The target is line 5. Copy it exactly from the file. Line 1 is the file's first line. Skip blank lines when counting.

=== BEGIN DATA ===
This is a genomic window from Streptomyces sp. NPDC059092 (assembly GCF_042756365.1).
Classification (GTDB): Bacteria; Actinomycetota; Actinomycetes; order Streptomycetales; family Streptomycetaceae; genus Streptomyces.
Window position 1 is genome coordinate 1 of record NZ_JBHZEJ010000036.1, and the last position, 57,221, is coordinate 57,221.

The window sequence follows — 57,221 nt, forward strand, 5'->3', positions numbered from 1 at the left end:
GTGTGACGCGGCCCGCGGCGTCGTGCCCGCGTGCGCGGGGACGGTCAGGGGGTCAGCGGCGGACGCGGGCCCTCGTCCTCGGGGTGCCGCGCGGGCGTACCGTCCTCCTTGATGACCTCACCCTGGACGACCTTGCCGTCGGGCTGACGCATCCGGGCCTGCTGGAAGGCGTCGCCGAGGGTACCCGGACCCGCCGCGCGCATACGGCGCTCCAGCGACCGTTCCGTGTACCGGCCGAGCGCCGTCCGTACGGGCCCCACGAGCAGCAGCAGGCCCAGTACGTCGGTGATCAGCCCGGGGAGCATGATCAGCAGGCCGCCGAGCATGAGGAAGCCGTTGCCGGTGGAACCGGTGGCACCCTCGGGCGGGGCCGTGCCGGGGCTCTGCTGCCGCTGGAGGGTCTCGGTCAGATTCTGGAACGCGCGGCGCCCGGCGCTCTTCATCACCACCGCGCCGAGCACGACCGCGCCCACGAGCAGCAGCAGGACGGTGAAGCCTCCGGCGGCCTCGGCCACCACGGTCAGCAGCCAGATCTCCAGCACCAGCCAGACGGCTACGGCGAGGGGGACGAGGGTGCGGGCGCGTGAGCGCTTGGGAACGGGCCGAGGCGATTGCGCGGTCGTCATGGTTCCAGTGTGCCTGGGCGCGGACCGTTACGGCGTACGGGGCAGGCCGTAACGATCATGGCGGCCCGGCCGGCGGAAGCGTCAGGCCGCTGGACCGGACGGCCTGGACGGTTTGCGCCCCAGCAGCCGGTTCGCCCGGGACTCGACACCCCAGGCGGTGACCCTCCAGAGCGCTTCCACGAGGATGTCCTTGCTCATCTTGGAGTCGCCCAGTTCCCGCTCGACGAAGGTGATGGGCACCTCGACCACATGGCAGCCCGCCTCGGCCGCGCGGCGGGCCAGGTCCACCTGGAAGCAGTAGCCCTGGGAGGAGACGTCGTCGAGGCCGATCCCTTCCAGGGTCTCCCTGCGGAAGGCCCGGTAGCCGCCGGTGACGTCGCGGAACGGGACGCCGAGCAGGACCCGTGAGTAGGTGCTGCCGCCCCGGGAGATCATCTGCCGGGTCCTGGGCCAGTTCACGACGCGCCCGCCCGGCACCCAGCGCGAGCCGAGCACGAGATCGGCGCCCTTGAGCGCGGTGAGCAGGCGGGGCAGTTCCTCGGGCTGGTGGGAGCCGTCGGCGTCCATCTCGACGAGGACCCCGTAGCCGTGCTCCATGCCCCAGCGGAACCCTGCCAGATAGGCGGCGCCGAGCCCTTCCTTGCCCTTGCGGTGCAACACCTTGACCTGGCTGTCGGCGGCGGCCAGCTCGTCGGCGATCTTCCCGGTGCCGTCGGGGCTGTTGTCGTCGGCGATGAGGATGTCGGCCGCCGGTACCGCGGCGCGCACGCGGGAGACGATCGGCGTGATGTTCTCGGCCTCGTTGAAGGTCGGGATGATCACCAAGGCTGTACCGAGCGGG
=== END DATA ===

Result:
GTGTGACGCGGCCCGCGGCGTCGTGCCCGCGTGCGCGGGGACGGTCAGGGGGTCAGCGGCGGACGCGGGCCCTCGTCCTCGGGGTGCCGCGCGGGCGTACCGTCCTCCTTGATGACCTCACCCTGGACGACCTTGCCGTCGGGCTGACGCATCCGGGCCTGCTGGAAGGCGTCGCCGAGGGTACCCGGACCCGCCGCGCGCATACGGCGCTCCAGCGACCGTTCCGTGTACCGGCCGAGCGCCGTCCGTACGGGCCCCACGAGCAGCAGCAGGCCCAGTACGTCGGTGATCAGCCCGGGGAGCATGATCAGCAGGCCGCCGAGCATGAGGAAGCCGTTGCCGGTGGAACCGGTGGCACCCTCGGGCGGGGCCGTGCCGGGGCTCTGCTGCCGCTGGAGGGTCTCGGTCAGATTCTGGAACGCGCGGCGCCCGGCGCTCTTCATCACCACCGCGCCGAGCACGACCGCGCCCACGAGCAGCAGCAGGACGGTGAAGCCTCCGGCGGCCTCGGCCACCACGGTCAGCAGCCAGATCTCCAGCACCAGCCAGACGGCTACGGCGAGGGGGACGAGGGTGCGGGCGCGTGAGCGCTTGGGAACGGGCCGAGGCGATTGCGCGGTCGTCATGGTTCCAGTGTGCCTGGGCGCGGACCGTTACGGCGTACGGGGCAGGCCGTAACGATCATGGCGGCCCGGCCGGCGGAAGCGTCAGGCCGCTGGACCGGACGGCCTGGACGGTTTGCGCCCCAGCAGCCGGTTCGCCCGGGACTCGACACCCCAGGCGGTGACCCTCCAGAGCGCTTCCACGAGGATGTCCTTGCTCATCTTGGAGTCGCCCAGTTCCCGCTCGACGAAGGTGATGGGCACCTCGACCACATGGCAGCCCGCCTCGGCCGCGCGGCGGGCCAGGTCCACCTGGAAGCAGTAGCCCTGGGAGGAGACGTCGTCGAGGCCGATCCCTTCCAGGGTCTCCCTGCGGAAGGCCCGGTAGCCGCCGGTGACGTCGCGGAACGGGACGCCGAGCAGGACCCGTGAGTAGGTGCTGCCGCCCCGGGAGATCATCTGCCGGGTCCTGGGCCAGTTCACGACGCGCCCGCCCGGCACCCAGCGCGAGCCGAGCACGAGATCGGCGCCCTTGAGCGCGGTGAGCAGGCGGGGCAGTTCCTCGGGCTGGTGGGAGCCGTCGGCGTCCATCTCGACGAGGACCCCGTAGCCGTGCTCCATGCCCCAGCGGAACCCTGCCAGATAGGCGGCGCCGAGCCCTTCCTTGCCCTTGCGGTGCAACACCTTGACCTGGCTGTCGGCGGCGGCCAGCTCGTCGGCGATCTTCCCGGTGCCGTCGGGGCTGTTGTCGTCGGCGATGAGGATGTCGGCCGCCGGTACCGCGGCGCGCACGCGGGAGACGATCGGCGTGATGTTCTCGGCCTCGTTGAAGGTCGGGATGATCACCAAGGCTGTACCGAGCGGG